Coromandel Town-Thames Connector bus trial extended until 18 June 2024

  • Project typeTransport

The free trial of the Connector service between Coromandel Town and Thames has been extended for a further three months until Tuesday 18 June 2024. 

Almost 300 trips have been made on the service since it began on 18 December. This Connector service is funded by a Government storm recovery grant, in order to reconnect our communities with healthcare, education, appointments, work opportunities and whānau. 

There is currently no further funding secured for our Council to continue the trial past 18 June. Waikato Regional Council (WRC) is responsible for the long-term planning, management and provision of public transport in our region. We will be sharing the data and feedback from the trial with WRC and the Government in order to discuss options for funding local transport options long-term.   

About the service  

The Coromandel Town-Thames Connector service runs on Mondays, Wednesdays, Fridays and Saturdays (see the full schedule below). Tickets are free, but booking is essential. The trial will run until Tuesday 18 June 2024.  

The vans hold up to 11 passengers, so please make sure to book your place ahead of time. To book, please text the correct provider shown on the schedule below. Please include your name, the service time and the town you are being picked up from.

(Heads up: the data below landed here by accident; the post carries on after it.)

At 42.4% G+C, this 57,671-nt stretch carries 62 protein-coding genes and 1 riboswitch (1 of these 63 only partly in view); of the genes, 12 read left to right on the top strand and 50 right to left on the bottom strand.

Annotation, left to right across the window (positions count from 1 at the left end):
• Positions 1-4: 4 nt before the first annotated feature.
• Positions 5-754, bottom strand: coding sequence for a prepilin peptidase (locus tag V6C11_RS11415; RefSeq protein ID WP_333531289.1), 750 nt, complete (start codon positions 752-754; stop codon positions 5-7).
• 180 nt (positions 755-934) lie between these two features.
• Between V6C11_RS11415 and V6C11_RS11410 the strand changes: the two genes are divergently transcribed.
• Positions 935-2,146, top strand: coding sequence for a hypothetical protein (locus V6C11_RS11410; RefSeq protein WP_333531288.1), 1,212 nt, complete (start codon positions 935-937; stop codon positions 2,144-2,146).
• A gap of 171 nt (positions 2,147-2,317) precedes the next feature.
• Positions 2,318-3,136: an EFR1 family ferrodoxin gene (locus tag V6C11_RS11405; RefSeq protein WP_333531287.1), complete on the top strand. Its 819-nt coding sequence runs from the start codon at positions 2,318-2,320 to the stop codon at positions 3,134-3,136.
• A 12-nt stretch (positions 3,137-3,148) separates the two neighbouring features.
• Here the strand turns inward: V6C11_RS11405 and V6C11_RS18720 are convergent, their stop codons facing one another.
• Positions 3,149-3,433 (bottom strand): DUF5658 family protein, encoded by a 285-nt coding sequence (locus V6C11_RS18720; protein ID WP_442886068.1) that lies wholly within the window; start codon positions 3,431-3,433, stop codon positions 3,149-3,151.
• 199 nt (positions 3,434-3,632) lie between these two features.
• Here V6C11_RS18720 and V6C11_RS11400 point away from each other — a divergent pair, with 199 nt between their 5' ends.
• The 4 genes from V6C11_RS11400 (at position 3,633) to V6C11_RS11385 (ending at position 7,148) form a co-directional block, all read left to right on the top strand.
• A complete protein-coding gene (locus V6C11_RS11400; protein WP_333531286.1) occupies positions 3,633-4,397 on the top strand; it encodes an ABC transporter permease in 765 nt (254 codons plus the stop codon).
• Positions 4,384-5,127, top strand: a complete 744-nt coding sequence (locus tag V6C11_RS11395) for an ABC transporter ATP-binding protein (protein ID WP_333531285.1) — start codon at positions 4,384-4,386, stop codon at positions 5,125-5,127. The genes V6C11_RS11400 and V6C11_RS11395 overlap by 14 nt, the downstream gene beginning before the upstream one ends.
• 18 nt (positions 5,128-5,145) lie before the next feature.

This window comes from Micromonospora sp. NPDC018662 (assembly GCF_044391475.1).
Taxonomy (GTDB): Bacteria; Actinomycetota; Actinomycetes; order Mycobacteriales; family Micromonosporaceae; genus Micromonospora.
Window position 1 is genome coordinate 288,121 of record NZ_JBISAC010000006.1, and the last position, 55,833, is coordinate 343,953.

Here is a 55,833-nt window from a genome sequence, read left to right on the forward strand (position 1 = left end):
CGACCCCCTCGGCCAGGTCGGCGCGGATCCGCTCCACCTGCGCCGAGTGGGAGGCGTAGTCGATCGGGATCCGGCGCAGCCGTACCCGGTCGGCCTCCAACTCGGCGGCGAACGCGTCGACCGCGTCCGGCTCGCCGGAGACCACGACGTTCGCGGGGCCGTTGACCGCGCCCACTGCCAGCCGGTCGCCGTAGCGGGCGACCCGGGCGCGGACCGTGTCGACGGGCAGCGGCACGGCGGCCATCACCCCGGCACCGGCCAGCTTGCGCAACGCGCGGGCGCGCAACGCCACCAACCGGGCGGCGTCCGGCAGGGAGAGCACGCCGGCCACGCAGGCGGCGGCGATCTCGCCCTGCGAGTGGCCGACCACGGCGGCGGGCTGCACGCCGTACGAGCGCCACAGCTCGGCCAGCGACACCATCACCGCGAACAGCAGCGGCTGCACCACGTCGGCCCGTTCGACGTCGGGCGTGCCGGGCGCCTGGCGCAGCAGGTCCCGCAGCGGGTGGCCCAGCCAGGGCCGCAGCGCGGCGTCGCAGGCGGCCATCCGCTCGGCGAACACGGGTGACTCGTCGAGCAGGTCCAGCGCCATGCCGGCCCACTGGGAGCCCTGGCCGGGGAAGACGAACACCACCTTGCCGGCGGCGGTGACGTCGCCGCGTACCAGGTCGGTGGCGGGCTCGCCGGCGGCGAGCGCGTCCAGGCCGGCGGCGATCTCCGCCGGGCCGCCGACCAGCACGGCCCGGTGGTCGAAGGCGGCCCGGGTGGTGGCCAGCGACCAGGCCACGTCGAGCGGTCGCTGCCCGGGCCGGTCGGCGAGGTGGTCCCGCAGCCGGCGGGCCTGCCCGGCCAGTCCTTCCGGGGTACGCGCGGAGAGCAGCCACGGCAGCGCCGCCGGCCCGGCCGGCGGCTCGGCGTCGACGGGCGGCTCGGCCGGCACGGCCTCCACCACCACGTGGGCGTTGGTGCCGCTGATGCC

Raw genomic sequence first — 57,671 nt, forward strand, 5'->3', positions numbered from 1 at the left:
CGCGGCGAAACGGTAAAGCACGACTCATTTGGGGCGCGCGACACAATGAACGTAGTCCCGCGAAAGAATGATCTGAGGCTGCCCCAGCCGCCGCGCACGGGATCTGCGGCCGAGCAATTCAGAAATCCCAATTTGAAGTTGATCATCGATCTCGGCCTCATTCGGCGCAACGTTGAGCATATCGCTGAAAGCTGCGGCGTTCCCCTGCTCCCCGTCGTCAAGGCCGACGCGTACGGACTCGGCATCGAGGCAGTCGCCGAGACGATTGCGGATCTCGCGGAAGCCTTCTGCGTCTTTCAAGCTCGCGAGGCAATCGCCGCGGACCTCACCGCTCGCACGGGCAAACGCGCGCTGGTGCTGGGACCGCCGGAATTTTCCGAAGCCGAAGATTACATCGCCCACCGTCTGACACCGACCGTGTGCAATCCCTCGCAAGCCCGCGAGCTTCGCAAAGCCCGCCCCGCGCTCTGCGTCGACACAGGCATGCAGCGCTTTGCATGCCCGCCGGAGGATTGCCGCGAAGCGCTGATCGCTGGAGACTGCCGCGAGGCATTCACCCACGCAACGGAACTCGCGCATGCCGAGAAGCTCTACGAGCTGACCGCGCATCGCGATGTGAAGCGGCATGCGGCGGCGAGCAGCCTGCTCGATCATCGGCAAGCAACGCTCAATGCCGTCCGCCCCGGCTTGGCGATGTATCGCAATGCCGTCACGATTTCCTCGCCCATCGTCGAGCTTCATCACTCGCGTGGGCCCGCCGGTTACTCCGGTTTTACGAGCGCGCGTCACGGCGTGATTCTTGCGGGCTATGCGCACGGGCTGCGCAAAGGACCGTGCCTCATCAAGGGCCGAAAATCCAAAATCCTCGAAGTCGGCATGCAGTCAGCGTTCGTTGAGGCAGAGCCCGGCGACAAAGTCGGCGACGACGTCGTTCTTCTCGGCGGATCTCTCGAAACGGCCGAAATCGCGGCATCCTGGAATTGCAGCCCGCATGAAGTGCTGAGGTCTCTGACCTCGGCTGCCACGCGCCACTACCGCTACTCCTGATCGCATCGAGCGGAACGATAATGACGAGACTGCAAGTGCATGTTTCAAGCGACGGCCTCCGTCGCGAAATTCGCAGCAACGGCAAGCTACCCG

If you need help booking, please contact our customer services team on or 07 868 0200.

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• Thames bus stop: 200 Mary Street, outside the Civic Centre 
• Te Puru: Aputa Avenue
• Waiomu Reserve 
• Tapu Reserve 
• Te Mata Point Reserve 
• Manaia: Parking bays at Te Wharekura o Manaia (off Goldfields Road) 
• Coromandel Town: Woollams Avenue carpark  

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The trial began following a survey run by our Council, which received 170 responses. Out of these:

• 86 percent of respondents said they would use a Connector service between Coromandel Town and Thames if it was available.

• People felt the service was important as it would increase access for people needing healthcare (including the dentist, eye/ear checks, and the hospital), groceries, as well as work opportunities and other appointments.

• Respondents hoped it would reduce isolation and help people to travel safely and feel more independent. Some also felt it would also be helpful for tourists, help to reduce traffic on the road, and be beneficial for the environment.

• Eighteen percent of respondents said that age, or a disability, prevented them from driving.

• Just over half of respondents said they would use the service regularly (at least once a month).

• Medical appointments, visiting shops, pharmacies and banks, and connecting with family/whānau were the main reasons given for using the service.

• Fridays were the most popular day requested for a service, while the interest the remaining weekdays was relatively even. Sundays were the least popular day.


Contact details

Community Partnerships team
07 868 0200